How to communicate themes in a creative text using art direction

In this article, I’ll use “text” or “audiovisual work” to refer to various mediums of communication: movies, documentaries, music videos, music, art, etc. I specifically won’t be addressing advertising, since for publicity it’s more appropriate to talk about “concepts” than “themes.” — Image: Undertale, tobifox, 2015)
Exactly! The Nazis.


We talk about symbolism in art direction when an element can be read to include greater significance than its literal definition. Because symbols are culturally distinct, the better we understand a culture, the better we can interpret its symbols. Symbolism can be expressed through an infinite variety of elements: colors, objects, composition, religious elements, etc.


Similar to symbols, a metaphor is the use of an audiovisual element to explain or reinforce an idea. The difference is, simply, that the meaning of a symbol is cultural (e.g. the color black symbolizes mourning in the West, but in Japan, the symbol of death is the number 4) while metaphors allow us to understand their second meaning thanks to the context of the text itself.


A reference uses audiovisual elements pertaining to (or strongly inspired by) other texts. References often cross over to other formats and genres: a video game can make a reference to a movie, a YouTuber can make a reference to a music video, a public service announcement can make a reference to a meme, etc.

Kinder Malo uses various references in his video El Banquero de Dios (2017). First off, there’s an obvious reference to The Last Supper (notice that there are only 12 people at the table; Judas is represented by a snake). The golden make-up and the fact that he doesn’t touch the food could be a reference to the legend of King Midas. Finally, the model in underwear seems like a clear reference to Under the Skin (Jonathan Glazer, 2013).
Hyper Light Drifter (Heart Machine, 2016) is an incredible allegory about the chronic heart condition of its author, Alx Preston. In this scene, we see an oversize heart beating next to a the cadaver of a giant, its decrepitude infecting the life force of the heart.


Juxtaposition is placing audiovisual elements next to each other in a way that it produces a new association of meaning and emotion. In cinema, this is called the Kuleshov Effect. It’s a very effective resource, especially in audiovisual language.


Finally, the simplest tool to express a theme in a text is the use of a general aesthetic: a combination of elements that reinforces the theme of a text in a direct, literal way. It’s the most necessary tool in the toolbox: often, the aesthetic not only helps transmit the themes, but also determines the genre of a text — and, as such, who its target audience will be.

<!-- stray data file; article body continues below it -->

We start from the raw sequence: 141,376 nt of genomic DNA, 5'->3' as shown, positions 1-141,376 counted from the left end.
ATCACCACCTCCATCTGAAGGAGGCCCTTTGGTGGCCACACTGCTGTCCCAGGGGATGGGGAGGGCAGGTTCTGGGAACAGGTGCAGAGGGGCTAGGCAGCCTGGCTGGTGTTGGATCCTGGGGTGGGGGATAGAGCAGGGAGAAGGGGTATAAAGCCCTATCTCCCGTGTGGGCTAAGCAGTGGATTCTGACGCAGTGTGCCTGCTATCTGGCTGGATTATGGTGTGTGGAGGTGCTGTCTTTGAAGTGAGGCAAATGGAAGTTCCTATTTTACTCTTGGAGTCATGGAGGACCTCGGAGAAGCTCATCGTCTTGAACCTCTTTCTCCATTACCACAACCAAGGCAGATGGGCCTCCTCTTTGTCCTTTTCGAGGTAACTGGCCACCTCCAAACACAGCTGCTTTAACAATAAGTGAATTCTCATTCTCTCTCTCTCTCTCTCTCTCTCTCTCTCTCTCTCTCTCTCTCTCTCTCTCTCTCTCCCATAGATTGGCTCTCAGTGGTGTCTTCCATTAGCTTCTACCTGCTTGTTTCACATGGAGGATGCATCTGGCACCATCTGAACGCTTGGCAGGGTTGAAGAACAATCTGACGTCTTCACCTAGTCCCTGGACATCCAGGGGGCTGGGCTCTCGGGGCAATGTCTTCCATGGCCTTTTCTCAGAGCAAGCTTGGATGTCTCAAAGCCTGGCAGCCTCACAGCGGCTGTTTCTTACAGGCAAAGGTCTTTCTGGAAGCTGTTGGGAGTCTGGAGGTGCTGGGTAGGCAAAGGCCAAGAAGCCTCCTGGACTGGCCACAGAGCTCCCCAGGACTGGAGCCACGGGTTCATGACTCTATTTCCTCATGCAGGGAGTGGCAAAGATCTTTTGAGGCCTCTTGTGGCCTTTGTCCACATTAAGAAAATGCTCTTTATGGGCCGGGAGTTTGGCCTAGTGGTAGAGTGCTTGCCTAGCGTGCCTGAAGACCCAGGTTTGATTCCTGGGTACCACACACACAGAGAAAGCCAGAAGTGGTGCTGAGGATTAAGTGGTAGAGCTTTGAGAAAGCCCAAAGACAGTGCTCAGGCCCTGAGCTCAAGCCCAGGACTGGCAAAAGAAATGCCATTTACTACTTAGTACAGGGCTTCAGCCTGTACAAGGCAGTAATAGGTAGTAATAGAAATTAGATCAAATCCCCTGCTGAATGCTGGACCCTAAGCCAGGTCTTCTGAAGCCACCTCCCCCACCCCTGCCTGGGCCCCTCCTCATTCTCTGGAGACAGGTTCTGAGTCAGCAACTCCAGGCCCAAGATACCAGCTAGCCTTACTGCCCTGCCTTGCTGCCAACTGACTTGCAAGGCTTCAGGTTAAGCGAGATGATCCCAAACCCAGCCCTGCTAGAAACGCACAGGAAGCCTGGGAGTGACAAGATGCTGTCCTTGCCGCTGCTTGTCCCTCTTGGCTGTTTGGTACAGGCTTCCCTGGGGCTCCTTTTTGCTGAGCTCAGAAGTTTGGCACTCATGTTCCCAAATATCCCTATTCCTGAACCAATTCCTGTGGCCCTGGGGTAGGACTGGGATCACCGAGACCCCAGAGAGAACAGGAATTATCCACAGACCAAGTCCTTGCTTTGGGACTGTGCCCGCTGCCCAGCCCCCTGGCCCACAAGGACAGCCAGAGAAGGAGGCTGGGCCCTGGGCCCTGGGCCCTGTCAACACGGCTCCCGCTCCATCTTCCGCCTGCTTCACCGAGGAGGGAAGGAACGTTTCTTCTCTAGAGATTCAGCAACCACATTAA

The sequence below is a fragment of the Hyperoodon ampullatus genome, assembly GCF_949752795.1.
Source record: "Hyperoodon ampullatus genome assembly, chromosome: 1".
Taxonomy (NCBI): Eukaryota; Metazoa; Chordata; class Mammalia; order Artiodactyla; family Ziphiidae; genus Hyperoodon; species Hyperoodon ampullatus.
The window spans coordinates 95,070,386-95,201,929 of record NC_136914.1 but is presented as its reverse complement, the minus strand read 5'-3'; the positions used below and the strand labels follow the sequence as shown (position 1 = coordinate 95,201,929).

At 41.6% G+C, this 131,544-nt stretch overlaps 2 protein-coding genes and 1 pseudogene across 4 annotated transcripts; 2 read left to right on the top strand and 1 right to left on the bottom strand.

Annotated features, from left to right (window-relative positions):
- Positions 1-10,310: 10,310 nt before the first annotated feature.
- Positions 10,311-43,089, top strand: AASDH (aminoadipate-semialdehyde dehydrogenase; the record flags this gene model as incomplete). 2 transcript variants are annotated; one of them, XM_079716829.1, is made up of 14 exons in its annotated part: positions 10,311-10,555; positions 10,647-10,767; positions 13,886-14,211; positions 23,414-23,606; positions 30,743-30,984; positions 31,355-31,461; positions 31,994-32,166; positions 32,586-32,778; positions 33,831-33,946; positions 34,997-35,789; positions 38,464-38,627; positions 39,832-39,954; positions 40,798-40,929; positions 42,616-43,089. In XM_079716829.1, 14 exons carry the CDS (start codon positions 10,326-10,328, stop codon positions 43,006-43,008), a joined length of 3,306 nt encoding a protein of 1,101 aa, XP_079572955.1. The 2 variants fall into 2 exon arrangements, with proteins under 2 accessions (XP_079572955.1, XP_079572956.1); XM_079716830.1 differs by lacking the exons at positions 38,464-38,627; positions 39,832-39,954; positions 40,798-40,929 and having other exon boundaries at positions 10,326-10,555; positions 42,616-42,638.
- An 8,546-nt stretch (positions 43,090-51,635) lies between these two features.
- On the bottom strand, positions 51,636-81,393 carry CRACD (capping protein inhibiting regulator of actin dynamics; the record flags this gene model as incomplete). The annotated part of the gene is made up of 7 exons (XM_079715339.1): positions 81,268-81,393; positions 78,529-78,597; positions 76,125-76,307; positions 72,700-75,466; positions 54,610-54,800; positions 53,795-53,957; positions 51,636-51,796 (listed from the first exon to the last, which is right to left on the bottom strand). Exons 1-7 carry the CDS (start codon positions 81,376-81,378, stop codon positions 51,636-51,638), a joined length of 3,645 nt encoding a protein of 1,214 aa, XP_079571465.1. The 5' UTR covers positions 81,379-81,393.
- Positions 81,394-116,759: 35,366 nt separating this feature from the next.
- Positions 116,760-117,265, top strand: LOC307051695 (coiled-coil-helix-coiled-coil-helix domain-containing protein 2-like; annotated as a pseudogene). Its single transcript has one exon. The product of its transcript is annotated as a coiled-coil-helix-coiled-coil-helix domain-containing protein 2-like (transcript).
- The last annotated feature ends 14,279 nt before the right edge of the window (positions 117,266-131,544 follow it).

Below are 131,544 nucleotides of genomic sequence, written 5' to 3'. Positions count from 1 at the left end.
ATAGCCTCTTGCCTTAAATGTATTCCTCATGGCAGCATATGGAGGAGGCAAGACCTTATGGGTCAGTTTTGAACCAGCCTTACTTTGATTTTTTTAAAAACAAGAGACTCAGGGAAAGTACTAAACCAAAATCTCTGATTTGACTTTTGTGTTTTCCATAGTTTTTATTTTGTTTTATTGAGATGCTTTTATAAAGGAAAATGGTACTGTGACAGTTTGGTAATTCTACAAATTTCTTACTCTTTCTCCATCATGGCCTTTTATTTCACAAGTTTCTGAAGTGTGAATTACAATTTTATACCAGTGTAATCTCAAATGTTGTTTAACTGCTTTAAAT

In No Lo Ves (2019), La Zowi talks about her success by demonstrating her acquisitive power. The aesthetic of the entire music video is flashy and opulent. This article explains it in much greater depth than I could.

How do we determine the themes of a text?

There’s no foolproof way to detect the themes of a text. Every artistic product is open to different interpretations. For example, I consider Blade Runner 2049 (Denis Villeneuve, 2017) to be unbearably misogynist, and its very own director says that “It’s a movie that shows different facets of femininity.” Ok, Denis, whatever you say…


What are we seeing? What elements appear and how are they positioned? The first thing that we must do is focus on the details, identifying them as the author’s conscious choices. This includes everything from decorative background elements to camera angles to what instruments are playing in a musical composition. Everything communicates something.


What’s being communicated? What could it symbolize? What could it be making reference to? How are the elements we witness contributing to the development of the theme? There are (usually) no clearly right or wrong answers here. For example, I remember arguing that the song Felices los 4 (Maluma, 2017) was about polyamory — and I’ve heard the counterargument that it’s actually about infidelity. In the above video of Kinder Malo, the make-up could be a reference to King Midas, or it could be a reference to the legend of Icarus (since it looks like dripping wax).

To what end?

The hardest question: How do we understand the text’s theme within the logic of its zeitgeist? Is it reinforcing established ideas or calling them into question? It’s important to read cultural products with a critical eye, since everything has its own political charge. If we don’t do a deep reading of a text, we are, de facto, accepting the validity of its themes without questioning their ethics.



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